Bathed in the warm glow of sunshine through the golden windows of St Patrick’s Cathedral, a good-sized crowd gathered to experience the Hamer Singers’ fourth concert since their establishment in December 2017.
Each concert has provided an interesting selection of choral works from the Renaissance to the present day, and the three programs this year have been curated around a central theme. Remembrance, sparked by World War One and embracing music inspired as a reaction to loss and grief, provided the framework for twelve varied choral works. Artistic director and conductor Jonathan Grieves-Smith introduced the program, and reminded the audience that there is “music in the silence”, so applause was held until the end of the hour-long program.
Opening with Orlando Gibbons’ simple and beautiful Drop, drop slow tears, the quality of the choral sound was immediately established, with excellent tuning of chords, and balance of voices. The same Phineas Fletcher text was set by William Walton, with a haunting falling soprano line illustrating the tears, over chromatic harmony, again maintaining balance, control and excellent intonation.
These attributes were maintained throughout a challenging program, which included three Australian premieres. Odi et Amo (I hate and I love) by Icelandic composer and Golden Globe Award winner Jóhann Jóhannsson, who died earlier this year, used a short text by Catullus (84-54BC) and in music of hypnotic simplicity, the text was chanted in Russian, Icelandic, Portuguese, Romanian, Korean, Turkish and Hindi. The sparse and repetitive musical ideas were brought to life with some superbly controlled singing. Likewise, in another premiere, vocal control in the much richer texture of David Bednall’s 1914 IV: The Dead, the text of Rupert Brooke articulated with clarity and beautifully shaped musical phrases in rich chords and mostly rhythmic unison. A short Nunc Dimitis, composed by Englishman Gerard McBurney for his mother’s funeral, was also a first Australian performance, and this more personal work was perhaps less effective as a concert piece, though in the context of the program of a range of responses to death, it certainly belonged.
John Taverner’s Funeral Ikos is repetitive in a mantra-like way, with a series of syllabically-set verses (Greek Orthodox funeral sentences) each ending with a chorus of Alleluia, while James MacMillan’s Data est mihi omnes potestas provided a huge choral contrast, with a powerful opening, and very different choruses of Alleluia, with melismas cascading from on high first in the soprano voices, and then with the male voices tossing the florid sequence down to the depths.
Three works, written to commemorate tragic deaths made further demands on the choir. Mauersberger’s Wie liegt die Stadt so wüst, was written five weeks after the bombing of Dresden, in which eleven boys from his renowned Dresden Kreuzchor were among the 25,000 casualties. Using selected verses from the Lamentations of Jeremiah, the composition moves slowly, the text at the forefront, the pain and loss demonstrated in chromatic chords, and contrasting dynamics. The basses of the Hamer Choir shone here, underpinning the chords with great security. James Mac Millan’s A Child’s Prayer was a response to the killing of 16 children and a teacher in a horrifying school shooting in Dunblane, Scotland in 1996. This small motet, dedicated to those who died was full of joy and love, even when faced with violence and pain. The two soprano soloists, Iris Ferwerda and Camilla Gorman, soared with pinpoint accuracy above the chorus with the most beautifully appropriate ethereal treble quality. Arvo Pärt’s Da Pacem Domine written two days after the 2004 Madrid train bombings is a meditative call for peace, and encourages the listeners to become immersed in the sound as the pitches slowly change around them. The Hamer Singers’ control of tone colour and great tuning of chords allowed the Cathedral space to provide that bath of sound.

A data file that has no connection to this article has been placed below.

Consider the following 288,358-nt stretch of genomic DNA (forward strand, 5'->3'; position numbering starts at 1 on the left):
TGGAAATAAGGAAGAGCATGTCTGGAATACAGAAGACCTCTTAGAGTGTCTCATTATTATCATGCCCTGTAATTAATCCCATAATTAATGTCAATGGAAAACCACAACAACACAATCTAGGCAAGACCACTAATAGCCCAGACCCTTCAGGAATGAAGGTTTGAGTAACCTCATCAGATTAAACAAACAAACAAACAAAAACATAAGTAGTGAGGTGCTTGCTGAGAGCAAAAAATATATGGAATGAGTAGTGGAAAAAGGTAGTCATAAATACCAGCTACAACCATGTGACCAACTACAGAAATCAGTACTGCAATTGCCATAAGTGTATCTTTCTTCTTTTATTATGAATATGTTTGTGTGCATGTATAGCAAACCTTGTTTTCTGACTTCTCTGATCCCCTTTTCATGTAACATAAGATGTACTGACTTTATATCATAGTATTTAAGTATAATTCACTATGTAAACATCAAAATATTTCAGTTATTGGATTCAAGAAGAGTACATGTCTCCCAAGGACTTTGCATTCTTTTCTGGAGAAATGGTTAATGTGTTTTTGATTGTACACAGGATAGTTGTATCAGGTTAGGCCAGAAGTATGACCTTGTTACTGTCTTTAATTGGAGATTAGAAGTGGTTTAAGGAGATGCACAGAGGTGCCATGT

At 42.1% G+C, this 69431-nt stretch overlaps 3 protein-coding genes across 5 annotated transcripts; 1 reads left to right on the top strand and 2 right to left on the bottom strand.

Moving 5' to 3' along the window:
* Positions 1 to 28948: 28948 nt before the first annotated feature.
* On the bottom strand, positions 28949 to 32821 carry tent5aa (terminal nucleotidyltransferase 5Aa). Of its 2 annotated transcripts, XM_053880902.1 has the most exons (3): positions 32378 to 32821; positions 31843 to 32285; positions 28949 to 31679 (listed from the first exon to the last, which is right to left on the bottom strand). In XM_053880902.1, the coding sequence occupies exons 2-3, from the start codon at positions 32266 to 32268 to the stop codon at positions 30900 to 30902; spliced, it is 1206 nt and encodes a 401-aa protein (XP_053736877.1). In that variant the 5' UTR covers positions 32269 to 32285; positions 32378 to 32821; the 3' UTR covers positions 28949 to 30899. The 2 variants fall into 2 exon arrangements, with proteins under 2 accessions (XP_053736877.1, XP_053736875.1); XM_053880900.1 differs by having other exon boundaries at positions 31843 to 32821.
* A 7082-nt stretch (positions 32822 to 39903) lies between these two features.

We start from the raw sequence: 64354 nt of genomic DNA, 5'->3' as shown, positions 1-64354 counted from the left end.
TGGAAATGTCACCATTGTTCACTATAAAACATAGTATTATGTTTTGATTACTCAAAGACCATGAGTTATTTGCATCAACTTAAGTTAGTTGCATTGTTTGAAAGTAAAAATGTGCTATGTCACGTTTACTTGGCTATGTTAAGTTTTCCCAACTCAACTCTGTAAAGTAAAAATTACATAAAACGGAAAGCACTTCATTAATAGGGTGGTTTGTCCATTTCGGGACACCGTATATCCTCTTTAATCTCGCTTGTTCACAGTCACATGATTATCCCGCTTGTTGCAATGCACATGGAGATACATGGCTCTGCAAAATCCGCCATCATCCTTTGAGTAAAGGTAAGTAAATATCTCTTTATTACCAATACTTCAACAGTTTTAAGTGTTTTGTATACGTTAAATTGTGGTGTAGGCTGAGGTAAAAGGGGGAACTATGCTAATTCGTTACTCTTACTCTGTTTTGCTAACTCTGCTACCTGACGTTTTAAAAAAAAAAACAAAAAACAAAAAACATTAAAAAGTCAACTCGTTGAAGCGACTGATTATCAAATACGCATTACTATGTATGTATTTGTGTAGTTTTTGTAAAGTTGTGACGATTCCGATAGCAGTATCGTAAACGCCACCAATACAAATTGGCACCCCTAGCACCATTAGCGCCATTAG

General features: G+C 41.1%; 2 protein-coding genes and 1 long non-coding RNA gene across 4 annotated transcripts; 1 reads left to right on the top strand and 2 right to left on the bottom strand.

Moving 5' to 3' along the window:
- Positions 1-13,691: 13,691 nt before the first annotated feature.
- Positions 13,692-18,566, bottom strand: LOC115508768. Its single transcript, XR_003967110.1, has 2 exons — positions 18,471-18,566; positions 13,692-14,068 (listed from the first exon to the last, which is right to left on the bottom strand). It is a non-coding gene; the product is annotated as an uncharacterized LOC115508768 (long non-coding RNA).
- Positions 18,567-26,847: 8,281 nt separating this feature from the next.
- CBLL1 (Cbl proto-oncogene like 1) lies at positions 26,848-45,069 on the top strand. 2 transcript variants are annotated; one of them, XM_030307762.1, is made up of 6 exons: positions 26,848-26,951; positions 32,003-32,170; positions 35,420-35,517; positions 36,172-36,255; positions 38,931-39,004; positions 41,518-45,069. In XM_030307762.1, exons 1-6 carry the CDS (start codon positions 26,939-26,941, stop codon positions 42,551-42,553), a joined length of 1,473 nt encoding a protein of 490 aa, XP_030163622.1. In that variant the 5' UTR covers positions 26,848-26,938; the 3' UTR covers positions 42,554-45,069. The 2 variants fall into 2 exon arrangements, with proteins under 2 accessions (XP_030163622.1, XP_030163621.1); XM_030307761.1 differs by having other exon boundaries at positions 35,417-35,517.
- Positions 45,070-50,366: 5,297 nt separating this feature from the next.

The final piece on this demanding program was Clytus Gottwald’s arrangement for 16 voices of Gustav Mahler’s Ich bin der welt adhanden gekommen, originally an orchestral song. There were moments of exquisite beauty here. The whole orchestral range was covered, from the soaring high sopranos to a rich alto sound and down to the low basses. The Hamer Singers have always had a strong soprano line-up, with fewer voices in the lower parts. In this concert the balance was excellent, with the bass line more present, and providing a solid foundation.
Throughout the concert Jonathan Grieves-Smith, conducting with what looked to be a pencil, played his choir as if it were a glorious instrument. The well-prepared choir responded with great control, stamina and concentration, providing all the required colours, and excellent intonation. The very attentive and quiet audience was pleased to applaud vigorously once the last chord had faded away.